NewswireRunner hides in tree overnight to escape charging bear

Runner hides in tree overnight to escape charging bear

Runner hides in tree overnight to escape charging bear

A college runner recently had a campout to remember after spending the night up a tree because she was chased by a bear. Runner’s World reports that Rachel Smith, 19, set out on a seven-mile run on the Big Otter Trail in the HaDaRonDah Wilderness Area of the Adirondacks. Before leaving home, she told her mom she’d be back in 90 minutes or less—but Smith didn’t return that night.

While on her run, Smith encountered a mama bear and her two cubs. Trapped on the trail between the cubs and their mother, Smith took off through the woods. The bear pursued her, and Smith eventually found a small tree she could climb to escape the bear. The terrified runner spent the night there, squatting or standing on one leg the tree was too small to sit in, as the bear circled below her. In the morning, Smith was able to leave her perch in the tree and make the long run home. 

Fall colors may be subdued in the mountains this year

Hoping to take some hikes beneath a colorful canopy this fall? Experts say that the typical vibrantly hued leaves my be muted this year thanks to all the rain and warm weather the region has experienced. Western Carolina University biology professor Beverly Collins told ABC 13 News that the warm and wet weather delays photosynthesis and can especially impact the red color in leaves. Overall, Collins predicts that the colors this year may be more “subdued.”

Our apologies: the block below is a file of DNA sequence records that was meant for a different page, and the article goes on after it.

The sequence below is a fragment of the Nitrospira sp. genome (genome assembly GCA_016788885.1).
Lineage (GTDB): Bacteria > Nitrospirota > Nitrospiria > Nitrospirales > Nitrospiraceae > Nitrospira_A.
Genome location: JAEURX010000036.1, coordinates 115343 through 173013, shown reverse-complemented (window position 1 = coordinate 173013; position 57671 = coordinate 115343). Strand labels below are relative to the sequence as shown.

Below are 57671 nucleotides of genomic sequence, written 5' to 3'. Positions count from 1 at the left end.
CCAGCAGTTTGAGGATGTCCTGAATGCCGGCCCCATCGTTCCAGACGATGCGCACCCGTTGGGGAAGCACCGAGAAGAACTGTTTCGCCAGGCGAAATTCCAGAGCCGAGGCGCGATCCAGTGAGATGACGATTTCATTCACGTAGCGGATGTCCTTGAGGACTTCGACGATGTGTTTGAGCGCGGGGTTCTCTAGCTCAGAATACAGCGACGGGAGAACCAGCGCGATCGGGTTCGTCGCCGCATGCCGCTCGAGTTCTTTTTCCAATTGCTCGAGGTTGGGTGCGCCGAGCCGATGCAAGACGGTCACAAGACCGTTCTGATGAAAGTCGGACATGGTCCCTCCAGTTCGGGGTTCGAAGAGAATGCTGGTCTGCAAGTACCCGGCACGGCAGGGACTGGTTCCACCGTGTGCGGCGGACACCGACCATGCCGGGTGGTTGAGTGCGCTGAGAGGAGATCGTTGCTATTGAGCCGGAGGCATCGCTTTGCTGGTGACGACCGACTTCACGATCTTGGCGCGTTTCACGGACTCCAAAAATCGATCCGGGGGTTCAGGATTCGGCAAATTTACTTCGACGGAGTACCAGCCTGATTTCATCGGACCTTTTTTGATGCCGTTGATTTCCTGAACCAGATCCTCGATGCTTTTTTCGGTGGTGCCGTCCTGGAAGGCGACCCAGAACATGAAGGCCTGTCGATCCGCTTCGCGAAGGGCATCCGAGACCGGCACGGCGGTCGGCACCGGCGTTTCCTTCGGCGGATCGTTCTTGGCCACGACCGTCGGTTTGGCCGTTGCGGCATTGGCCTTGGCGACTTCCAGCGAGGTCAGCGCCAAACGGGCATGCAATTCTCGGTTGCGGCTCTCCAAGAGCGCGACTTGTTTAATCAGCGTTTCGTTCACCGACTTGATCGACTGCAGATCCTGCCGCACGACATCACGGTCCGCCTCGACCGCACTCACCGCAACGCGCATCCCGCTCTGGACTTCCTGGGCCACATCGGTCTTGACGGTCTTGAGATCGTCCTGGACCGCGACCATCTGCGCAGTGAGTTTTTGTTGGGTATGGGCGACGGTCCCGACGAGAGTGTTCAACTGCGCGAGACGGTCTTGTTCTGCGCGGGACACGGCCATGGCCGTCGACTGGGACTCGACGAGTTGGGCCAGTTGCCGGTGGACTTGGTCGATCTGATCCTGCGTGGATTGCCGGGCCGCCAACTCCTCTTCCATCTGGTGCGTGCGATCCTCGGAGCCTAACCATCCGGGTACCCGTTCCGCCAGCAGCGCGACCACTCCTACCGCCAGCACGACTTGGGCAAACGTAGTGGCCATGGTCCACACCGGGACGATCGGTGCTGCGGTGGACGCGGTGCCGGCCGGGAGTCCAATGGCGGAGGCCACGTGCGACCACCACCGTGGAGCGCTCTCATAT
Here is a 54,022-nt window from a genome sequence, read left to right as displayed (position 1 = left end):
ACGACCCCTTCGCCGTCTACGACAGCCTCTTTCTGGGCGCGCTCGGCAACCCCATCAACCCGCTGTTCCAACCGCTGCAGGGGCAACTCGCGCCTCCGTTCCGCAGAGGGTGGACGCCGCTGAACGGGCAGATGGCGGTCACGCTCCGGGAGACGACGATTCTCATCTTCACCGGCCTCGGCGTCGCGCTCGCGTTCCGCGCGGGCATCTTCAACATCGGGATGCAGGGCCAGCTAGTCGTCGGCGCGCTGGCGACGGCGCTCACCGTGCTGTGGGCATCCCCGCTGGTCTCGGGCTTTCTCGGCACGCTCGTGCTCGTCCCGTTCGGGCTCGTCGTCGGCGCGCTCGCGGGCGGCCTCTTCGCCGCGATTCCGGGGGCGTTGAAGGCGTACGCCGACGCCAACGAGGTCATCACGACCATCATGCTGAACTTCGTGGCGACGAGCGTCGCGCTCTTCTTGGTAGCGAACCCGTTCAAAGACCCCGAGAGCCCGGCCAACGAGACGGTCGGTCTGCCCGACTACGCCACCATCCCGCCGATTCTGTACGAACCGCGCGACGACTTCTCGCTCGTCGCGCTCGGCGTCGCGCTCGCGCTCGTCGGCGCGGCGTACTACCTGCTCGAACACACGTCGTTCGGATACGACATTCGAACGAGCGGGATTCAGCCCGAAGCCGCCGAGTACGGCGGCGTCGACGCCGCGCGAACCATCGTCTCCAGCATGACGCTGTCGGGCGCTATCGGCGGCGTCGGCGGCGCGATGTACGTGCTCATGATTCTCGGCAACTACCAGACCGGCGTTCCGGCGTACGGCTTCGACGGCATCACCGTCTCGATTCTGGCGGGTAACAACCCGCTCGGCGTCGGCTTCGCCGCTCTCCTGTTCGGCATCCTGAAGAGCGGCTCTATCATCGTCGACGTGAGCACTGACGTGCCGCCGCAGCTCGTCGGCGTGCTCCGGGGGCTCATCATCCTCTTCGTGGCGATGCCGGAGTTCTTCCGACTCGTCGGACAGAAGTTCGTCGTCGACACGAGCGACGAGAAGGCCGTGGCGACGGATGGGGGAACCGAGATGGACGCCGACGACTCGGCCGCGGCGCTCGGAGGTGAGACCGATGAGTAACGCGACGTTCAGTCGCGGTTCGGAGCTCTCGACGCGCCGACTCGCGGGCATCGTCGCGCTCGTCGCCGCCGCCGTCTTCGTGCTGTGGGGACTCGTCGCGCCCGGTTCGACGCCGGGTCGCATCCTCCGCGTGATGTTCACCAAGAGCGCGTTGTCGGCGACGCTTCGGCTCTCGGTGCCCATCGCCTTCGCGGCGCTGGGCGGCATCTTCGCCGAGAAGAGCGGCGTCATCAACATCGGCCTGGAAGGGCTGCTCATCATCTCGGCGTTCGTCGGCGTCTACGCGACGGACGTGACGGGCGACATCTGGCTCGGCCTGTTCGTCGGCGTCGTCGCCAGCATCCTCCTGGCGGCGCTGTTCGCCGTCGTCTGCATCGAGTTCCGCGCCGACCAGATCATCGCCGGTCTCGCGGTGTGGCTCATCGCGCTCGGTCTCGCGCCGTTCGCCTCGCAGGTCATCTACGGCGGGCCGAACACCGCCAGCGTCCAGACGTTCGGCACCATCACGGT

Regardless of how the weather impacts the color of the leaves, the same rules for leaf-peeping still apply. To catch the first changing colors of fall, head to the higher elevations where the color shows first.

Evidence shows exercising while sick with COVID-19 can make symptoms worse

While the general rule of thumb maintains that exercising through minor illness is safe and can even benefit the body, new evidence suggests that exercising while infected with COVID-19 may have serious consequences. A study published in JAMA Cardiology found that out of 100 adults that had recovered from COVID-19 after being asymptomatic or experiencing moderate symptoms, 78 of them had structural changes to their heart 3 months after recovery. 

Jordan Metzl, M.D., a sports medicine physician at Hospital for Special Surgery in New York City, told Runner’s World that in one instance, a strong athlete and CrossFit enthusiast in her early 30s contracted COVID-19. Feeling tired and sluggish she went for a run to feel better and died of a heart attack. “She was young and healthy and had no pre-existing cardiac history,” he said. “It’s very important to be conservative with COVID-19.” 

Photo courtesy of Getty Images by mirceax

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